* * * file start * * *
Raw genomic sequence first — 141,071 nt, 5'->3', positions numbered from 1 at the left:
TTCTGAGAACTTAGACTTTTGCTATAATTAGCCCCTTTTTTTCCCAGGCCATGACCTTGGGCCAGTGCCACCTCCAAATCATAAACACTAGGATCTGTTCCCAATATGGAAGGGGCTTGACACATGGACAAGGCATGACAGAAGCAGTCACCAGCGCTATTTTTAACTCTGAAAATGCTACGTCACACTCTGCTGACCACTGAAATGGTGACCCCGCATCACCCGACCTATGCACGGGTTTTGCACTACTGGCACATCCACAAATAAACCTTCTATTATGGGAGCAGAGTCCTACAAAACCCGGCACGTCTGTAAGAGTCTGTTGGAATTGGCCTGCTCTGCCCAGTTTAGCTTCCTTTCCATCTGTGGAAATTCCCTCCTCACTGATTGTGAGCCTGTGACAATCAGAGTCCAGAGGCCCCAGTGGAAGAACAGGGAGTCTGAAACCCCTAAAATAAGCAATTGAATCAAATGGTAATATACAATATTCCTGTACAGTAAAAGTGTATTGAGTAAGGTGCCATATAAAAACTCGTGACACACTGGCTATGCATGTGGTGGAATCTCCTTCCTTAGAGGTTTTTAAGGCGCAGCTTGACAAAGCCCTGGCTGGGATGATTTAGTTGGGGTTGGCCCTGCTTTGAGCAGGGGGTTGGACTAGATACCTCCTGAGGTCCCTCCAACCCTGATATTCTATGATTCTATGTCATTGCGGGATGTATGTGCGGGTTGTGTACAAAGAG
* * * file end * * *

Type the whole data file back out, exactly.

Raw genomic sequence first — 141,071 nt, 5'->3', positions numbered from 1 at the left:
TTCTGAGAACTTAGACTTTTGCTATAATTAGCCCCTTTTTTTCCCAGGCCATGACCTTGGGCCAGTGCCACCTCCAAATCATAAACACTAGGATCTGTTCCCAATATGGAAGGGGCTTGACACATGGACAAGGCATGACAGAAGCAGTCACCAGCGCTATTTTTAACTCTGAAAATGCTACGTCACACTCTGCTGACCACTGAAATGGTGACCCCGCATCACCCGACCTATGCACGGGTTTTGCACTACTGGCACATCCACAAATAAACCTTCTATTATGGGAGCAGAGTCCTACAAAACCCGGCACGTCTGTAAGAGTCTGTTGGAATTGGCCTGCTCTGCCCAGTTTAGCTTCCTTTCCATCTGTGGAAATTCCCTCCTCACTGATTGTGAGCCTGTGACAATCAGAGTCCAGAGGCCCCAGTGGAAGAACAGGGAGTCTGAAACCCCTAAAATAAGCAATTGAATCAAATGGTAATATACAATATTCCTGTACAGTAAAAGTGTATTGAGTAAGGTGCCATATAAAAACTCGTGACACACTGGCTATGCATGTGGTGGAATCTCCTTCCTTAGAGGTTTTTAAGGCGCAGCTTGACAAAGCCCTGGCTGGGATGATTTAGTTGGGGTTGGCCCTGCTTTGAGCAGGGGGTTGGACTAGATACCTCCTGAGGTCCCTCCAACCCTGATATTCTATGATTCTATGTCATTGCGGGATGTATGTGCGGGTTGTGTACAAAGAG